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Clinton Will Endorse Tobacco Bill With $1.50 Cigarette Tax

By Saundra Torry and
John F. Harris
The Washington Post
WASHINGTON

The White House has decided to embrace a tough tobacco settlement bill that would impose a $1.50-per-pack tax on cigarettes over the next three years and give the tobacco industry little of the protection from lawsuits it has been seeking.

Vice President Gore is scheduled to attend a news conference Wednesday where the bill will be formally unveiled, signaling the administration's support for legislation that would raise cigarette taxes far faster than envisioned by the president's budget.

The administration's blessing of the bill, written by a Senate Democratic task force led by Sen. Kent Conrad, D-N.D., would begin to set the parameters of the Senate debate on the complex and explosive issue of a national tobacco settlement policy. Two bills introduced by Republican senators call for far smaller payments from the tobacco industry and give the industry broader protection from the massive lawsuits it is facing.

Conrad "had a choice between pushing something partisan or pushing something that had a chance of passage, and they chose the former," said one Democratic source. It's "disappointing" that they "are trying to make this a partisan issue, and it's not a step forward toward passing a bill this year."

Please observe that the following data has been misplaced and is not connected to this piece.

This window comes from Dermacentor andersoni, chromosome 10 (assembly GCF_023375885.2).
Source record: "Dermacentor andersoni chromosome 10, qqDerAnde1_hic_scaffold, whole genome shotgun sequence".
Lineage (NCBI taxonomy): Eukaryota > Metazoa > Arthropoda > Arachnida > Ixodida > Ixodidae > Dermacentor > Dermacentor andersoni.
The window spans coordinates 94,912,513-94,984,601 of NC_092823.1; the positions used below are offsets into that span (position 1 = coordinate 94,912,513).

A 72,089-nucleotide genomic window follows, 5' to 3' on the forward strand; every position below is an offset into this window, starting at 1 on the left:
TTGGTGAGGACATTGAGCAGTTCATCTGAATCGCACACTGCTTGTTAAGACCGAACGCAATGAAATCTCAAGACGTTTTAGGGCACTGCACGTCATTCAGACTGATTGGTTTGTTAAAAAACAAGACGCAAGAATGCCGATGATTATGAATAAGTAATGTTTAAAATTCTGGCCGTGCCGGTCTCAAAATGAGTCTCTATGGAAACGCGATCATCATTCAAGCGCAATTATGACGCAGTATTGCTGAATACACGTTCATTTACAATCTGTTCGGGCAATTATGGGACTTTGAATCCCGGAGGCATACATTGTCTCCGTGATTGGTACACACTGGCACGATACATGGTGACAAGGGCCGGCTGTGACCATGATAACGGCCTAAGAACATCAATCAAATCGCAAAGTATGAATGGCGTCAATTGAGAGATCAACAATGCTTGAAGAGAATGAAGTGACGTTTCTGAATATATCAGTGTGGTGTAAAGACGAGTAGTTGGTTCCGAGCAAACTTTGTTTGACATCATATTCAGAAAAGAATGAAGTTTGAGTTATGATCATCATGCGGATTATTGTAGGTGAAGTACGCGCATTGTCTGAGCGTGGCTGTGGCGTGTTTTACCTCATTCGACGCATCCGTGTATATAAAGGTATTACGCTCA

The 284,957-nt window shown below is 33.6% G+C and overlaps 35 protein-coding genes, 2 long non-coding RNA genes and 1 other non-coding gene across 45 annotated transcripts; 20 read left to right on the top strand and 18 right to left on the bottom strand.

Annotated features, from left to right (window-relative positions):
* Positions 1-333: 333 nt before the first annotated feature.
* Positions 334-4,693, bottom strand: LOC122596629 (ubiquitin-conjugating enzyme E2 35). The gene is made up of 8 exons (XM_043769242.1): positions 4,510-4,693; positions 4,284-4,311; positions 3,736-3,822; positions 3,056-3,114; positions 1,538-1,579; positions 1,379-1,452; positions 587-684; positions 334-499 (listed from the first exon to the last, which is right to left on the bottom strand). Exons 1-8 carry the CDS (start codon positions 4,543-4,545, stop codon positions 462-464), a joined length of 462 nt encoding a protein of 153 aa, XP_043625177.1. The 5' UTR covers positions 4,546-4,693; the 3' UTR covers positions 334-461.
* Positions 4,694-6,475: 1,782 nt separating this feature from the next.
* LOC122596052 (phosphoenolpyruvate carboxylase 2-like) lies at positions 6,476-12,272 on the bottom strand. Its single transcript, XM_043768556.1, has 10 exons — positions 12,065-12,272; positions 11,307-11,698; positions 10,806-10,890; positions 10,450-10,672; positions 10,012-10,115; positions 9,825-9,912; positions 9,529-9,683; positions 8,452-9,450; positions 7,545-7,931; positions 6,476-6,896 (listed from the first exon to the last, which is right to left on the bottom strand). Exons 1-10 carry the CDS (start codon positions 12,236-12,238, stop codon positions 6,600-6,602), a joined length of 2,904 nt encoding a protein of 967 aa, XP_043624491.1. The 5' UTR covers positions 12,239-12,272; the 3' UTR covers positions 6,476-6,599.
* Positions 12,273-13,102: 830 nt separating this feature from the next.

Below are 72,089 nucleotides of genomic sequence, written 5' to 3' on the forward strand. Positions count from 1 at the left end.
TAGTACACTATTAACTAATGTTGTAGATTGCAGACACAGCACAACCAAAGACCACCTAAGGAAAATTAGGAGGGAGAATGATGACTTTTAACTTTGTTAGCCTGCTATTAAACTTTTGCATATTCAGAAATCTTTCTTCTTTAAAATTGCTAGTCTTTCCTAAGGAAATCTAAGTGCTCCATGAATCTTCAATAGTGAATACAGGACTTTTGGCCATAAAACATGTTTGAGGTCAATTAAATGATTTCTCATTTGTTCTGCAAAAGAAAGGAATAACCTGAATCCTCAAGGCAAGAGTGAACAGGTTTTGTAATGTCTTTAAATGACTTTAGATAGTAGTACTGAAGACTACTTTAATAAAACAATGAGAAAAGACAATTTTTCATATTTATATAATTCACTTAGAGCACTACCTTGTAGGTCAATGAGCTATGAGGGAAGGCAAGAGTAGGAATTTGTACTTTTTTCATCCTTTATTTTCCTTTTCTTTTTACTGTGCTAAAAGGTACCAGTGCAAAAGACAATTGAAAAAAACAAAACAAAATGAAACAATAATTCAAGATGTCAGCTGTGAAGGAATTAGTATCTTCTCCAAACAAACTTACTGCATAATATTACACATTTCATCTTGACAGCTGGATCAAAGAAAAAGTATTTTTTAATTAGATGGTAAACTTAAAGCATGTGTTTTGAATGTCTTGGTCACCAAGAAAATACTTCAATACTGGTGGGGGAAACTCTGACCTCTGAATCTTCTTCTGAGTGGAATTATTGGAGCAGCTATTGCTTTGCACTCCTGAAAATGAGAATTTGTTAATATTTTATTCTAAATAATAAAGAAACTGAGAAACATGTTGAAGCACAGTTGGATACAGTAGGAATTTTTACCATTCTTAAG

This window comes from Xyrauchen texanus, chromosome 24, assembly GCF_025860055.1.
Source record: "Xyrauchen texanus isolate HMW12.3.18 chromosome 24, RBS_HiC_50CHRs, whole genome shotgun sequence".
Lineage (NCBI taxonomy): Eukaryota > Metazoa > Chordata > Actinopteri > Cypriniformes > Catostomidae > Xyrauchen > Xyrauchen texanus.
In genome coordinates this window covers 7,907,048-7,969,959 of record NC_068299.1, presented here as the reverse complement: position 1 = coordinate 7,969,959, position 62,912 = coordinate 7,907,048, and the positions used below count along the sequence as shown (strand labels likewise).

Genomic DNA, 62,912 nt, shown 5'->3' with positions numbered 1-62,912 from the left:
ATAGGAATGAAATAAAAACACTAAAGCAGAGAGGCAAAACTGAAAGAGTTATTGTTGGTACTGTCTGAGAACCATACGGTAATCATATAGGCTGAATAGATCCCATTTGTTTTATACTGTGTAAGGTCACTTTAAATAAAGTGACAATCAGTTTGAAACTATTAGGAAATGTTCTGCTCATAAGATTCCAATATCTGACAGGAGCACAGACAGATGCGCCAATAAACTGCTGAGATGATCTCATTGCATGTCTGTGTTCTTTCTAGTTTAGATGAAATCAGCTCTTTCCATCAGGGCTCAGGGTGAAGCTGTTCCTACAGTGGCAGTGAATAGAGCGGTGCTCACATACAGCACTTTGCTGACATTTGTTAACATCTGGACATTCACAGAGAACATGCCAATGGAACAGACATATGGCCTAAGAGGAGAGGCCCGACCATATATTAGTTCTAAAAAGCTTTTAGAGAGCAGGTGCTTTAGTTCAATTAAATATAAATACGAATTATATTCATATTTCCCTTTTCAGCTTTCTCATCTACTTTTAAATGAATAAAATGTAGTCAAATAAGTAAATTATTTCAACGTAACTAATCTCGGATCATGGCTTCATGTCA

Conrad was set to present the bill to Democratic senators at their weekly caucus Tuesday and has been working to rally support for the bill beyond the 21-member tobacco task force, according to Senate sources.

The bill treats the tobacco industry more harshly than the proposed June 20 settlement between the industry, state attorneys general and trial lawyers. For instance, the industry is seeking a ban on future lawsuits by small groups of individuals or huge classes of smokers. But the Conrad bill would settle only suits brought by government entities, such as the more than 40 cases filed by state attorneys general, according to a summary of the bill.

Conrad's bill also gives the Food and Drug Administration wide-ranging authority to regulate tobacco products - broader authority than in the June 20 deal or Republican legislation. It penalizes the industry harshly if it fails to meet targets to reduce youth smoking by 65 percent in 10 years.

For the administration, it is critical that tobacco legislation pass. Clinton views passage of a comprehensive settlement as an achievement that would burnish his legacy.